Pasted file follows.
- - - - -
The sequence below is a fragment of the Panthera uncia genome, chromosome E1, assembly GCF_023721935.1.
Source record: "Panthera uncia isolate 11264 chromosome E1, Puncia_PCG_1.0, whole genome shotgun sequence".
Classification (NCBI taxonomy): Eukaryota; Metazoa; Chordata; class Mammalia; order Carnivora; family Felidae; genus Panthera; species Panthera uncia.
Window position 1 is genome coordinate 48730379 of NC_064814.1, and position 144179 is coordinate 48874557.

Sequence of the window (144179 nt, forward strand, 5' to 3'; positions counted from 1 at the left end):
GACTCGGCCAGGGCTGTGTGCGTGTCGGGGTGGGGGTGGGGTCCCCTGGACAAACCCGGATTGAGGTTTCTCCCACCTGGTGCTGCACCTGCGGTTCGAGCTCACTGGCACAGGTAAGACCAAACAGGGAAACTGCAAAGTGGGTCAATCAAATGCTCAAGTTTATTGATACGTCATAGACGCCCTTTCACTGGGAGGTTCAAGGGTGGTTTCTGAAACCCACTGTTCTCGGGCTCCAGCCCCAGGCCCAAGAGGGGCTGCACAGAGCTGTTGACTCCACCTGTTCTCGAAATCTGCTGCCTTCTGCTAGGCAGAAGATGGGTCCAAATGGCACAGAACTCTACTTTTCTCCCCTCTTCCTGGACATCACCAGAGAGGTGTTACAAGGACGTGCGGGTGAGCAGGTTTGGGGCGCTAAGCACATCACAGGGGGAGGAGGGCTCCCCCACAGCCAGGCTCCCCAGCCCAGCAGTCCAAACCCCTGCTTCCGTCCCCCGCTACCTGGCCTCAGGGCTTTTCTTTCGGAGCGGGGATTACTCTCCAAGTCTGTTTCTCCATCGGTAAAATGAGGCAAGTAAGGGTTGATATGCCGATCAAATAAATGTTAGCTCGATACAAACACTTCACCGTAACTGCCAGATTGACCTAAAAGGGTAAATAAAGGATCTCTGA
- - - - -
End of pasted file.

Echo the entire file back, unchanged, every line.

The sequence below is a fragment of the Panthera uncia genome, chromosome E1, assembly GCF_023721935.1.
Source record: "Panthera uncia isolate 11264 chromosome E1, Puncia_PCG_1.0, whole genome shotgun sequence".
Classification (NCBI taxonomy): Eukaryota; Metazoa; Chordata; class Mammalia; order Carnivora; family Felidae; genus Panthera; species Panthera uncia.
Window position 1 is genome coordinate 48730379 of NC_064814.1, and position 144179 is coordinate 48874557.

Sequence of the window (144179 nt, forward strand, 5' to 3'; positions counted from 1 at the left end):
GACTCGGCCAGGGCTGTGTGCGTGTCGGGGTGGGGGTGGGGTCCCCTGGACAAACCCGGATTGAGGTTTCTCCCACCTGGTGCTGCACCTGCGGTTCGAGCTCACTGGCACAGGTAAGACCAAACAGGGAAACTGCAAAGTGGGTCAATCAAATGCTCAAGTTTATTGATACGTCATAGACGCCCTTTCACTGGGAGGTTCAAGGGTGGTTTCTGAAACCCACTGTTCTCGGGCTCCAGCCCCAGGCCCAAGAGGGGCTGCACAGAGCTGTTGACTCCACCTGTTCTCGAAATCTGCTGCCTTCTGCTAGGCAGAAGATGGGTCCAAATGGCACAGAACTCTACTTTTCTCCCCTCTTCCTGGACATCACCAGAGAGGTGTTACAAGGACGTGCGGGTGAGCAGGTTTGGGGCGCTAAGCACATCACAGGGGGAGGAGGGCTCCCCCACAGCCAGGCTCCCCAGCCCAGCAGTCCAAACCCCTGCTTCCGTCCCCCGCTACCTGGCCTCAGGGCTTTTCTTTCGGAGCGGGGATTACTCTCCAAGTCTGTTTCTCCATCGGTAAAATGAGGCAAGTAAGGGTTGATATGCCGATCAAATAAATGTTAGCTCGATACAAACACTTCACCGTAACTGCCAGATTGACCTAAAAGGGTAAATAAAGGATCTCTGA